Child Support: How Is It Figured and Paid?
In Tennessee, the courts utilize the income shares model in calculating child support. Courts consider the gross monthly income of the father and the gross monthly income of the mother. Courts consider the number of days the child spends with the father and with the mother. A day is considered to be twelve (12) hours or more, so basically an overnight visit. Parents get credit for any in-home children from another relationship and a credit for any not-in-home children from another relationship that they have an obligation to support. The parent paying the children’s portion of the health insurance premium gets a credit for that in the calculation. The parent paying for any work-related childcare gets a credit for that in the calculation. Once all of these variables are plugged into the child support worksheet, then the child support obligation is calculated. It is like any other mathematical formula, junk in is junk out. In other words, if you don’t plug in the correct numbers, then it will not produce the correct amount of child support.
Child support can be paid weekly, monthly, twice per month, or every two weeks, depending on how the person paying the child support is paid by his or her employer. The Tennessee Child Support Guidelines prefer that the child support is paid through the Central Child Support Receipting Unit in Nashville. However, child support can be paid directly to the other parent. Either way, the person paying the child support must make sure to document their payments just in case there is every a discrepancy and an alleged child support arrearage. Finally, a wage assignment can also be helpful. This allows the child support to be taken out of the check of the person paying the child support and sent to Central Child Support Receipting without the person paying support having to address an envelope, use a stamp, and drop it in the mail. It is simply more convenient. It just happens automatically every week.
Federal Income Tax Exemption: Who Gets to Claim the Child(ren)?
The Tennessee Child Support Guidelines include a presumption that the person receiving child support will be the person who is allowed to claim the tax deduction for the child(ren). This makes sense because generally child support does not cover all of the expenses of raising children. Therefore, the person who is the primary residential parent (PRP) needs the deduction more than the alternative residential parent (ARP).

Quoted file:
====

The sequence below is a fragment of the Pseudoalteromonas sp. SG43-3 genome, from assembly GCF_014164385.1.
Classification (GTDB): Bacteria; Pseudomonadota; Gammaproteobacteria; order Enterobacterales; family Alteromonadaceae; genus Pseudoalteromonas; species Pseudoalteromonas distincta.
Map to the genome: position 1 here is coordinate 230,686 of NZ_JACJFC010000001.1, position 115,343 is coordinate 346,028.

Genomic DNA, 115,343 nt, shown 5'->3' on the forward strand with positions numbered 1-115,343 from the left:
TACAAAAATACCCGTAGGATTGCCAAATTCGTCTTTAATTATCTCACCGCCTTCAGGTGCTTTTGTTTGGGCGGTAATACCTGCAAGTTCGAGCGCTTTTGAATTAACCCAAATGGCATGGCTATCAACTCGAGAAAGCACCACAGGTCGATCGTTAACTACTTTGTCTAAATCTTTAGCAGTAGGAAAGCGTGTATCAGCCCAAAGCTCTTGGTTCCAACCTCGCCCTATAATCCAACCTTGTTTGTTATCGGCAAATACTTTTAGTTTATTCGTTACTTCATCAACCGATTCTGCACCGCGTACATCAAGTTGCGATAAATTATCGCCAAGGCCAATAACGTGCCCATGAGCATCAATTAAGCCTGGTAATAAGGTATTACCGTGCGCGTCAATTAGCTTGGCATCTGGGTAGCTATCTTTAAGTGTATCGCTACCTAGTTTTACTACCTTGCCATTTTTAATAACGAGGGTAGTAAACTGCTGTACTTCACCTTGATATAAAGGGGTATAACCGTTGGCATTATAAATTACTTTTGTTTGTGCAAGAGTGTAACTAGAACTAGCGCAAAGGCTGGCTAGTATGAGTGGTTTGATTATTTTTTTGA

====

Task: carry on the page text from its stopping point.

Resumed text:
Proof of Parents’ Income, Work-Related Childcare Expenses, and Child’s Health Insurance Premium
A person’s child support obligation is not always going to stay the same. It can increase or decrease depending on a number of factors including, but not limited to the following: a change in income for either party, a change in the child(ren)’s healthcare insurance premium expense, a change in the work-related childcare expense, additional in-home children or not-in-home children being born to either party, or a child reaching the age of eighteen (18) or graduating from high school, whichever occurs later. Therefore, the parties are obligated to provide proof of income, work-related child care expenses, and the children’s health insurance premium on a yearly basis to the other party. This allows both parties to have accurate information so that the child support can be figured accurately each year.
Health Insurance: 50/50 vs. Pro Rata and Dental, Orthodontic, & Optical Insurance
The children’s health insurance can be maintained by the mother, the father, or by both. As stated previously, whoever provides health insurance on the children will receive a credit in the child support calculation. So, for example, if a father provides health insurance for his children, then his child support obligation will be lower. Conversely, in that scenario, if the mother provides the children’s health insurance, then the father’s child support obligation will be higher. Some parents say, “Well, the kids are on Tenncare. Can’t we just leave them on Tenncare?” You can do that, but the Child Support Services Division of the District Attorney’s Office will become involved at some point because one parent is receiving government aid for the children. Therefore, it is cleaner and neater if one of the parents simply provides health insurance on the children. Any reasonable and necessary medical expenses that are not covered by health insurance which could include deductibles, co-pays, eyeglasses, contact lens, routine annual physicals, and counseling can be paid by the mother, the father, split 50/50, or be paid pro-rata or by percentage in accordance with each parent’s income.
Life insurance on one or both of the parents’ lives is optional. If the parties agree, then one or both can keep or obtain life insurance policies on their lives. Usually, the life insurance policy is maintained until the child support obligation has been completed. Each policy shall name the child/children as sole irrevocable primary beneficiary with the other parent named as trustee for the benefit of the child(ren) to serve without bond or accounting.
Be sure to check back next week for Part 4. Also, our office will be posting corresponding videos that mirror this information, but that will include additional information. We hope you find all of this information helpful to you during a difficult time.